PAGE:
You are in Hawaii, one of the more remote parts of the world, how difficult was it to organise your birthday party?

I didn't actually get to have the party. I just had friends and dinner and that was great. It is just part of the job, man. I love getting dressed up, putting make up on, prancing around with a sword in my hand or not...whatever it may be. I feel that I am really lucky to have created a body of work, which I am proud of, and I want to keep doing that. So it is a trade off.

It sounds like a push-pull thing when you are in these huge films and you'd like to do something more organic, like act on stage?

For sure. I am looking to myself and love being British. If rugby is one of our national sports, it is like England brings you down and tackles you. It is like....Dont think you are going that far ahead of anyone else, because we are all part of the same pack. I really love that about being British. My mum and sister do it to me more than anyone. So I am sort of conscious that I would love to do a play and it would be important to find the right play. Now I have turned 30 I do not feel the next job will define who I am. If Leonardo DiCaprio can go from Titanic to Man In The Iron Mask and The Beach and finally go to The Departed and Blood Diamond, then if he can do it, why can't I? Being a Brit you feel slightly on the outside in terms of some of that stuff. I just want to make choices I feel good about.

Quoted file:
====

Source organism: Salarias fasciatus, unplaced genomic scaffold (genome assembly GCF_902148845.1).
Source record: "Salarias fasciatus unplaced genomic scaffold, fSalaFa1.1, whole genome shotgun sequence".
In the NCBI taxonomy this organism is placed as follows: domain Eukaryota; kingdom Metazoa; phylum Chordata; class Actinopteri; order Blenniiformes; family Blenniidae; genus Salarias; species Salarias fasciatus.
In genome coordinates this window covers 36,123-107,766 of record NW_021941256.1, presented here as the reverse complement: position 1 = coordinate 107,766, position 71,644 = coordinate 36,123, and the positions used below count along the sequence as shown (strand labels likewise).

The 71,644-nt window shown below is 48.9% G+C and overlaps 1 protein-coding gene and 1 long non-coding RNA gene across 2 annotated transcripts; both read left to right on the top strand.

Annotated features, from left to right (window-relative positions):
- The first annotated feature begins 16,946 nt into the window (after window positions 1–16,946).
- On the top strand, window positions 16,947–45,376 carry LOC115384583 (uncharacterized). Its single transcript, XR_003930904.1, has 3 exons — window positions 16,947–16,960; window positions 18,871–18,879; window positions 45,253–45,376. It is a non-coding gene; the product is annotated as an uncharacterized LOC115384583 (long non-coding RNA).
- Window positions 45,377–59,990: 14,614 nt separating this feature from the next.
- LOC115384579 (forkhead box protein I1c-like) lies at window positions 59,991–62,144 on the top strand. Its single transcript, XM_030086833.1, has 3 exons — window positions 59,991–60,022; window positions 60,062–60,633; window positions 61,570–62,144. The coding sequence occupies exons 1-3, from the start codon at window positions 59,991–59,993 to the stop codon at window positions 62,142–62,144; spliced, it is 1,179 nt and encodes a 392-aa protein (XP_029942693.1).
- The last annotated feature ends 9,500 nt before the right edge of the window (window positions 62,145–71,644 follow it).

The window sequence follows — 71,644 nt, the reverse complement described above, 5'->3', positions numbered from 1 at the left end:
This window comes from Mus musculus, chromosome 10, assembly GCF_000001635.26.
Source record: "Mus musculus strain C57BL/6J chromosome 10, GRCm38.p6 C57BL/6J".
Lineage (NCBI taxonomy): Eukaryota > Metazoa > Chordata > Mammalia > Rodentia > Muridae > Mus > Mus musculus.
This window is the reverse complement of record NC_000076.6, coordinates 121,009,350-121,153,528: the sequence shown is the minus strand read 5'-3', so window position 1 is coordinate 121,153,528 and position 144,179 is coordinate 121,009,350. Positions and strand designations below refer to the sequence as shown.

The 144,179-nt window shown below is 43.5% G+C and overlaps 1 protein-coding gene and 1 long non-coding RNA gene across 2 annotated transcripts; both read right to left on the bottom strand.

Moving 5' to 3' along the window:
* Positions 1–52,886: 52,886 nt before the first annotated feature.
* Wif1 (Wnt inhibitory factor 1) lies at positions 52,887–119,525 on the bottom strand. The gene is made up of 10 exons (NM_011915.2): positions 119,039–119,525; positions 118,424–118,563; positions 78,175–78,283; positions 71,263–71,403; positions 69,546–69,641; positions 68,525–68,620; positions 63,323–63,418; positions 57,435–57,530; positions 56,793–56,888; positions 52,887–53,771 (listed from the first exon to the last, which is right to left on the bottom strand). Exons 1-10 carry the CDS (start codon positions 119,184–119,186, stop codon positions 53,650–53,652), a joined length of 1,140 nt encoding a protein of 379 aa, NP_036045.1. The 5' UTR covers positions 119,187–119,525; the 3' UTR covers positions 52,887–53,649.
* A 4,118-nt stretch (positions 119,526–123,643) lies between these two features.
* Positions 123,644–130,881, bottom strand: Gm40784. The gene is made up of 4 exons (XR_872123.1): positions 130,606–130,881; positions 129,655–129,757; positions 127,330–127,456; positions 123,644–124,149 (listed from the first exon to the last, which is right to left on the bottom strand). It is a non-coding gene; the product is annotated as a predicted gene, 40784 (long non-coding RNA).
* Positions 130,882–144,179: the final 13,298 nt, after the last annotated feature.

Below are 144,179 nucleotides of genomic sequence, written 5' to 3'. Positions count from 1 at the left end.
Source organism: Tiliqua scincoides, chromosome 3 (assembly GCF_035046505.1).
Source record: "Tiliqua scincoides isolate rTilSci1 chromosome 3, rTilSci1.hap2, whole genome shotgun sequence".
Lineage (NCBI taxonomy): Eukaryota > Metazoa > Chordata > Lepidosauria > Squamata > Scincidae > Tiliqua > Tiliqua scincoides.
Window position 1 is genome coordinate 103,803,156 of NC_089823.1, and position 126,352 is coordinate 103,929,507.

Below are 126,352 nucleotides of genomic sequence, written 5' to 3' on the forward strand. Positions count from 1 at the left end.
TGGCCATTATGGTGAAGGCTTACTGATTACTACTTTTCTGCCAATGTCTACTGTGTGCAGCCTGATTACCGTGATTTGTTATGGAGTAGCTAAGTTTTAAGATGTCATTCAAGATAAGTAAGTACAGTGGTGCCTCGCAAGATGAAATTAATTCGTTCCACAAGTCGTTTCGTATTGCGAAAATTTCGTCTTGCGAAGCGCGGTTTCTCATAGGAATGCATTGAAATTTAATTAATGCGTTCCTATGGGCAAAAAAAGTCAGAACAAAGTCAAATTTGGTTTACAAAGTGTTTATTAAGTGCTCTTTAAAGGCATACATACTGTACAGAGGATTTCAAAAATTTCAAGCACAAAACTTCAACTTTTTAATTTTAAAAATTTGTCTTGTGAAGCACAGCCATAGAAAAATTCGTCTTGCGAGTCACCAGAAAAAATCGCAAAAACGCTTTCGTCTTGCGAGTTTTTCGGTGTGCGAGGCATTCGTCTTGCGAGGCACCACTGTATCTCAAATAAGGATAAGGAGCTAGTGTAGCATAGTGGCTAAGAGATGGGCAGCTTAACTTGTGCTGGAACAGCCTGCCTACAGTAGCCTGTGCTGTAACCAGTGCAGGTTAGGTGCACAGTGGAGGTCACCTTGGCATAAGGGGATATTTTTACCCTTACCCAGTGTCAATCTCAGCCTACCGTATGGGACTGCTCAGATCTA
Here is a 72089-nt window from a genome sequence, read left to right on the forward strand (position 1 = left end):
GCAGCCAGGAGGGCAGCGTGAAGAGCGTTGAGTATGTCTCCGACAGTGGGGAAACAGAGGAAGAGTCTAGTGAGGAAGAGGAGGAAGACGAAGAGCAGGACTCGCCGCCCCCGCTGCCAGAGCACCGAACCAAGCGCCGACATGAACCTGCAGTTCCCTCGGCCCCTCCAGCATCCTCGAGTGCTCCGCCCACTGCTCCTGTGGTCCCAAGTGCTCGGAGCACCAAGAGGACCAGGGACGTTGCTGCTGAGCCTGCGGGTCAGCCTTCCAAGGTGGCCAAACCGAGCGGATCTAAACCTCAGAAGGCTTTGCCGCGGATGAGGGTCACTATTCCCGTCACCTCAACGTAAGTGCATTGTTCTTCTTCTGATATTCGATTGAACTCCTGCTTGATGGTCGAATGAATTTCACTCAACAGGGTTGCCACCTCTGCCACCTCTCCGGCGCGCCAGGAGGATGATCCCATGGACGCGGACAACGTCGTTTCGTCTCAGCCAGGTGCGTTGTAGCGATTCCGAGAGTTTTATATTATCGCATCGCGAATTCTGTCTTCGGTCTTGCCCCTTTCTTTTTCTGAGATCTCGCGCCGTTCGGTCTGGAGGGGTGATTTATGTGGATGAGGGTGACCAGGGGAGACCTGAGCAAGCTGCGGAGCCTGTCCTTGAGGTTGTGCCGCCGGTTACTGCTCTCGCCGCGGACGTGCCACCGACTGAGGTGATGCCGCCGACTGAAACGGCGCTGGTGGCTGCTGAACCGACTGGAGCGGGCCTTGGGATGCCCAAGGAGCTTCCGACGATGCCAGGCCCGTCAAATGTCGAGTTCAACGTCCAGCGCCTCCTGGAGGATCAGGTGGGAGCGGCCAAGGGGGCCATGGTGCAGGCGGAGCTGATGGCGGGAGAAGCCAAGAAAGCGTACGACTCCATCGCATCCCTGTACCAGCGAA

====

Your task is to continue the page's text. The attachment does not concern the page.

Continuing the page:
What about taking on that cameo role in Extras?

They approached me and wrote something. Ricky Gervais and Steven Merchant are fantastic. I loved what Kate Winslet did on Extras, and I thought it would be great to do something like that. They wrote a script and I said...There has to be more to be had here. I said...I have not done two trilogies not to have a dig at some of it. I took the piss out of myself.

What bout the references to Johnny Depp in that episode of Extras?

Johnny Depp has a really great sense of humour. He loves British comedies. I think he did The Fast Show - you know, suits you sir.

And has anyone taking the piss out of you in real life?

It happens all the time. I have had plenty of hurtful remarks. I do not read them, but when my mum tells me...'Don't worry, darling, you are going to be fine.' I say... 'Yeah, I am doing fine, mum, what are you talking about?' I start asking...'What are people are saying?' The good is as good as the bad. I do not want to hear the praise or the criticism. Paul Newman said that a man without enemies is a man without character. There are some people who you are just not going to get on with. It is good for me.

Whom do you find sexy on screen?

Jaws -all those teeth. (jokes) I don't know. There are so many. Ingrid Bergman, Julie Christie, too, that was a great scene (Don't Look Now).